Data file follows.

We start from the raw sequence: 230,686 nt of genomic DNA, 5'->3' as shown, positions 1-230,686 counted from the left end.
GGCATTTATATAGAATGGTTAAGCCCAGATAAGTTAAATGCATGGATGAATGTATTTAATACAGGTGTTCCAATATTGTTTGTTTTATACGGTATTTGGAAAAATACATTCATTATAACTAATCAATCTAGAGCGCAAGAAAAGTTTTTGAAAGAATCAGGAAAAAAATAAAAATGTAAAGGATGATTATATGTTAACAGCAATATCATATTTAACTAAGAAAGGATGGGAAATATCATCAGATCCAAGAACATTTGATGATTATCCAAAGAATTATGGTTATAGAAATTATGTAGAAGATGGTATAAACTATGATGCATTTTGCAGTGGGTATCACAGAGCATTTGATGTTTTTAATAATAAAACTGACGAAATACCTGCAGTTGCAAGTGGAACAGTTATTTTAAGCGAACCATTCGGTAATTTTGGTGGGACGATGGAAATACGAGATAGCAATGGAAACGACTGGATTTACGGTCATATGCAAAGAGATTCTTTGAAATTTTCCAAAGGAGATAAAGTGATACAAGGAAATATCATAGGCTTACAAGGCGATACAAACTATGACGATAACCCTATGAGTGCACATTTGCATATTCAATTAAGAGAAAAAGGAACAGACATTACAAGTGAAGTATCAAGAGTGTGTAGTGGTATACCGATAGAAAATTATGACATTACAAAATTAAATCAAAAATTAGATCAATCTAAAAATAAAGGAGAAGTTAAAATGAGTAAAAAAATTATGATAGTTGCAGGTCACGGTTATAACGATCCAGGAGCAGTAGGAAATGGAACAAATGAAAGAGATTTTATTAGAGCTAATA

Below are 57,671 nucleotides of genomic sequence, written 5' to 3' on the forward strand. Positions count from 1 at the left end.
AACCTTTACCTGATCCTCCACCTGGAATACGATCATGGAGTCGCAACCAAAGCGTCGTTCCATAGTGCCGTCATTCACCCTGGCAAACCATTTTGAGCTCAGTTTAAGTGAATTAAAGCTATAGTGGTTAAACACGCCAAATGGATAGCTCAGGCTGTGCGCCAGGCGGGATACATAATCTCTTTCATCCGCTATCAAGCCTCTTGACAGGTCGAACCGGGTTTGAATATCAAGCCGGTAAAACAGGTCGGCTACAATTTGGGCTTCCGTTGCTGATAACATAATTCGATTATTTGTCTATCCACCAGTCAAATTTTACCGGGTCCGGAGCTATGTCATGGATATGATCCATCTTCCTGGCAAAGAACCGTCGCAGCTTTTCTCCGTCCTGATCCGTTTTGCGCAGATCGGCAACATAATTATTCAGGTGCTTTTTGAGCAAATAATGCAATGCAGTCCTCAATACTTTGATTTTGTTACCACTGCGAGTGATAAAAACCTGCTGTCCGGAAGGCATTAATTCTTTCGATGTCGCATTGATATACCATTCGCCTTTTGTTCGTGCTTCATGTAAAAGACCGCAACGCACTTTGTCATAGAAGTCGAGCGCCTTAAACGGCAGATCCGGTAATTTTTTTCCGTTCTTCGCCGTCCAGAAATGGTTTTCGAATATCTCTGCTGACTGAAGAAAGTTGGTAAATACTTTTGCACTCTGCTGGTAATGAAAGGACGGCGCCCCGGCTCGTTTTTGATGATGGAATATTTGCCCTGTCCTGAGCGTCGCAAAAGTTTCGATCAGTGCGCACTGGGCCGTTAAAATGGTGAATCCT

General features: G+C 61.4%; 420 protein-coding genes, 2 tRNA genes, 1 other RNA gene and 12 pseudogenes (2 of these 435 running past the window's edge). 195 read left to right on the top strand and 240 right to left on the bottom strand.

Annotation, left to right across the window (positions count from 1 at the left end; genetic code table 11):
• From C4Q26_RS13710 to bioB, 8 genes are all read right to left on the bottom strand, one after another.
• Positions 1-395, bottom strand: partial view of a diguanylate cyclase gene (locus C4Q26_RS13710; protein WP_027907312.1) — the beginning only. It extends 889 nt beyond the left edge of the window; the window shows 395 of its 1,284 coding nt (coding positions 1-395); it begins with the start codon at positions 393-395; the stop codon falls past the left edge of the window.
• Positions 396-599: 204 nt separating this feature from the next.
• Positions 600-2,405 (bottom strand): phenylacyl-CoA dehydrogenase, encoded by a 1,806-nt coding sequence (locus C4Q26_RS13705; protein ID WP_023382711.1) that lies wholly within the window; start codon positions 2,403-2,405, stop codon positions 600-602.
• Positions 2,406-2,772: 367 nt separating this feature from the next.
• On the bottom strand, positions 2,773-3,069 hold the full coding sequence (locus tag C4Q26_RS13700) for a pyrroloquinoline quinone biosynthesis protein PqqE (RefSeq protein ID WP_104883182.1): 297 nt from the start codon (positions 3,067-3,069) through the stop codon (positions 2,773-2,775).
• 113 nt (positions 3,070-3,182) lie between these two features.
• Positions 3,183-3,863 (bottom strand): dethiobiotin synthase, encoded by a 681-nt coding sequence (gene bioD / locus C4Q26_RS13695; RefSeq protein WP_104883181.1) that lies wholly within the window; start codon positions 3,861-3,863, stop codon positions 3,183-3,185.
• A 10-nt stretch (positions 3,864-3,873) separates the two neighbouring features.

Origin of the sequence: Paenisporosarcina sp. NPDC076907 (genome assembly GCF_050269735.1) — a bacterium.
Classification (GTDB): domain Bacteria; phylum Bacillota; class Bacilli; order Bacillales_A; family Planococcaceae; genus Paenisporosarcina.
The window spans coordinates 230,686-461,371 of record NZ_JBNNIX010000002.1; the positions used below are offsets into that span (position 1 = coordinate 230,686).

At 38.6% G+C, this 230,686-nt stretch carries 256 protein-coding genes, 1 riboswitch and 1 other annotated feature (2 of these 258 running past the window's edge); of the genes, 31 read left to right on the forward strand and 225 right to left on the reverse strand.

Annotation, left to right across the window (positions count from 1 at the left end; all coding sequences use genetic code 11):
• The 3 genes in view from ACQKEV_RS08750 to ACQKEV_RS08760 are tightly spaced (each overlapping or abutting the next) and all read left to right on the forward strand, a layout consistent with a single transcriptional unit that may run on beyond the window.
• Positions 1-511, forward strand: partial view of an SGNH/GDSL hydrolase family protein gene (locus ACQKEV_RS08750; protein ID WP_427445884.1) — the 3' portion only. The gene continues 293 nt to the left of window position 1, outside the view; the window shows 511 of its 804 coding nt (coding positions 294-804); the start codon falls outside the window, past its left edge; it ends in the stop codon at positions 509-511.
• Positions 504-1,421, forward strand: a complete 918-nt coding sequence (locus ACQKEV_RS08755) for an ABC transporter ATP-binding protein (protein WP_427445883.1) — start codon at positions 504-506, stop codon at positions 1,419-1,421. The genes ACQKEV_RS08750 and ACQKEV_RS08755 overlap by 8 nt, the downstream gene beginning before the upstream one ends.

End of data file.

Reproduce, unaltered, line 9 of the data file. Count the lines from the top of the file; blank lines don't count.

• Positions 396-599: 204 nt separating this feature from the next.